Regional Gardening Reports :: National Gardening Association

New England

February, 2004
Regional Report

Replant Frost-heaved Bulbs and Perennials

Fluctuating winter temperatures and alternating freeze/thaw cycles in early spring can heave perennials and bulbs out of the ground. If this happens, drying winds and extreme temperatures may damage exposed roots. Keep an eye out for frost-heaved plants and bulbs, and immediately replant them, or at least mound up soil around exposed roots. To minimize frost heaving next year, cover beds with a lightweight mulch or evergreen boughs in late fall after the ground has frozen.

Control Spider Mites

Warm, dry indoor air in winter can lead to problems with spider mites on houseplants. The mites themselves are barely visible to the eye, so look for the symptoms they cause -- stippling on leaves and fine webbing on new growth. Spray the plants with insecticidal soap two to three times a week to kill the mites, making sure to spray the undersides of the leaves as well as the tops.

Give Fragrant Bouquets

Although roses are considered the classic for a Valentine's Day bouquet, many long-stemmed roses have little or no fragrance. Instead of roses, consider fragrant flowers, such as freesias, tuberose, or Oriental lilies (especially white 'Casablanca' or pink 'Stargazer'). These long-lasting flowers are not only beautiful, they will also perfume the room with their heady fragrance.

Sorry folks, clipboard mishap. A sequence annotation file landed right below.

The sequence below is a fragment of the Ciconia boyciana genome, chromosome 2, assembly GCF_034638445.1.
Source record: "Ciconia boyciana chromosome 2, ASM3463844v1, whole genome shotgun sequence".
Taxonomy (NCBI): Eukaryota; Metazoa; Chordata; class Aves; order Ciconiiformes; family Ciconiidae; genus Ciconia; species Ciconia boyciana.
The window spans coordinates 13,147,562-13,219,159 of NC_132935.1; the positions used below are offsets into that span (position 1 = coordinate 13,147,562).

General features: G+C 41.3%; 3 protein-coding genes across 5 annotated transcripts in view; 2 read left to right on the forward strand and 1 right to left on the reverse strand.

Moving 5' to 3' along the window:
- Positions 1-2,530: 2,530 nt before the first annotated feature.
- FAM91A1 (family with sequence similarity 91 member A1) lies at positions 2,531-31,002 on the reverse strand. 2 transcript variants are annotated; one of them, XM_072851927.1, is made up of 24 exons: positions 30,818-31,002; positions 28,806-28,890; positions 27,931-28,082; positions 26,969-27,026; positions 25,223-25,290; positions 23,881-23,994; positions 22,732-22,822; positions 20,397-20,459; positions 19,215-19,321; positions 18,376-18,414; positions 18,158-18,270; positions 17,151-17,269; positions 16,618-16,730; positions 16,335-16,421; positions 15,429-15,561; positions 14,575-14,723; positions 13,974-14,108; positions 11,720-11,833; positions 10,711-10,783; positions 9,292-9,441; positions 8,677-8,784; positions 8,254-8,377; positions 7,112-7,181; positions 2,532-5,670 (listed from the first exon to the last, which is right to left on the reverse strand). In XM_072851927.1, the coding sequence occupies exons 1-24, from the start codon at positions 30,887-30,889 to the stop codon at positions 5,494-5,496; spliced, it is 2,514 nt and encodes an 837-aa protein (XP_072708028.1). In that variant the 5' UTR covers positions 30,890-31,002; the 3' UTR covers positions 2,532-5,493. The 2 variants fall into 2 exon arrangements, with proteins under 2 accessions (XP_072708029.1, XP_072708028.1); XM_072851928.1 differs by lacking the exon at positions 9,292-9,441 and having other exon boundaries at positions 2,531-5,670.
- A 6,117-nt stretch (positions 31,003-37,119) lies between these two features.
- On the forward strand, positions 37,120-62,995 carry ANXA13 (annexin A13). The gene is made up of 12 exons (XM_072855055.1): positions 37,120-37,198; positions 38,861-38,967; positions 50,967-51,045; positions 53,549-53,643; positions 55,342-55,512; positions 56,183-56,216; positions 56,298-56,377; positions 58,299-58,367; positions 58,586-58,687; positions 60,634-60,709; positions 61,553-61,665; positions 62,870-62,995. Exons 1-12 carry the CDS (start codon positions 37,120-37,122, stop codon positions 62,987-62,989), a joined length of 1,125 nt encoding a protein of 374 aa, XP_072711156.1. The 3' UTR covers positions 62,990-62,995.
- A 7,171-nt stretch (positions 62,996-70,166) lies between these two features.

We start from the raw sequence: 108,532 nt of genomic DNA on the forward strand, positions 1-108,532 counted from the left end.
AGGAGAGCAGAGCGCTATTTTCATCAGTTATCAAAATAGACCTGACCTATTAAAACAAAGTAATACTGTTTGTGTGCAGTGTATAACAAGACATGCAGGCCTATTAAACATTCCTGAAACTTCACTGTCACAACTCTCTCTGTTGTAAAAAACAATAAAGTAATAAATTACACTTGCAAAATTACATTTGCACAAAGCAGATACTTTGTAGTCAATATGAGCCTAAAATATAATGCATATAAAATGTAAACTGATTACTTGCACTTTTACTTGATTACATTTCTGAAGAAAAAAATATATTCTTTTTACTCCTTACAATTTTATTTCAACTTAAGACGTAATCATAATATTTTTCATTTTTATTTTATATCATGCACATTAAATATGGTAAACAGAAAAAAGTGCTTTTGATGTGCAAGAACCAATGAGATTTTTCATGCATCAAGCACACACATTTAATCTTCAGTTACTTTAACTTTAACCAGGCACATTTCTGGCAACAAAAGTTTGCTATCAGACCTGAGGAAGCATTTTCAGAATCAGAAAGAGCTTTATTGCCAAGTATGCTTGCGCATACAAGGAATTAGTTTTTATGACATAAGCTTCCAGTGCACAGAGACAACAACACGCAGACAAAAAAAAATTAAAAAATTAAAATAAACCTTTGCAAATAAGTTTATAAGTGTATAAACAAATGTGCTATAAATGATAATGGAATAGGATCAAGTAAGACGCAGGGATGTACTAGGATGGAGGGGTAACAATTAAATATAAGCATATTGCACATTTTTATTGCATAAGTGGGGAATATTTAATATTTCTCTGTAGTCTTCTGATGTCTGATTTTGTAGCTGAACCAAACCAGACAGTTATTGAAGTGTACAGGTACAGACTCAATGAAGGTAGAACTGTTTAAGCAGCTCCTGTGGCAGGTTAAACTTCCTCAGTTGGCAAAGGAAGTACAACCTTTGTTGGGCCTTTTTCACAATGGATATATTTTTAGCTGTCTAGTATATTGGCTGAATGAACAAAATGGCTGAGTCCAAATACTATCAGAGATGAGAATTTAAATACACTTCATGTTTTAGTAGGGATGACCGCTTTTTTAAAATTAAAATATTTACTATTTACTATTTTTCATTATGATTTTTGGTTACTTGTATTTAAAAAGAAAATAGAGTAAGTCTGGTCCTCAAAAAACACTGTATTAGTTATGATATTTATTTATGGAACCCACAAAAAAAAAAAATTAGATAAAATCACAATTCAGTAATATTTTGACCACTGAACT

Order Grapes

Now is the time to order bare-root grape plants. Be sure to check your USDA hardiness zone before choosing varieties. In general, the wine-making Vinifera types, such as Chardonnay, are less winter hardy than the fresh-eating grapes, such as Concord, and should be planted only in areas with 170 frost-free days. For fresh-eating grapes, the seedless varieties, such as Reliance, tend to be less hardy than the seeded varieties, such as Valiant.

Start Onions

Long-season alliums, such as leeks and onions, should be started from seed now. Unlike the quickly growing broccoli and tomatoes, onions need 10 to 12 weeks of growth indoors before they go in the garden. Sprinkle the seed on top of seed-starting mix, keep it moist, and as soon as the seedlings emerge, place the flats under grow lights so they grow strong.


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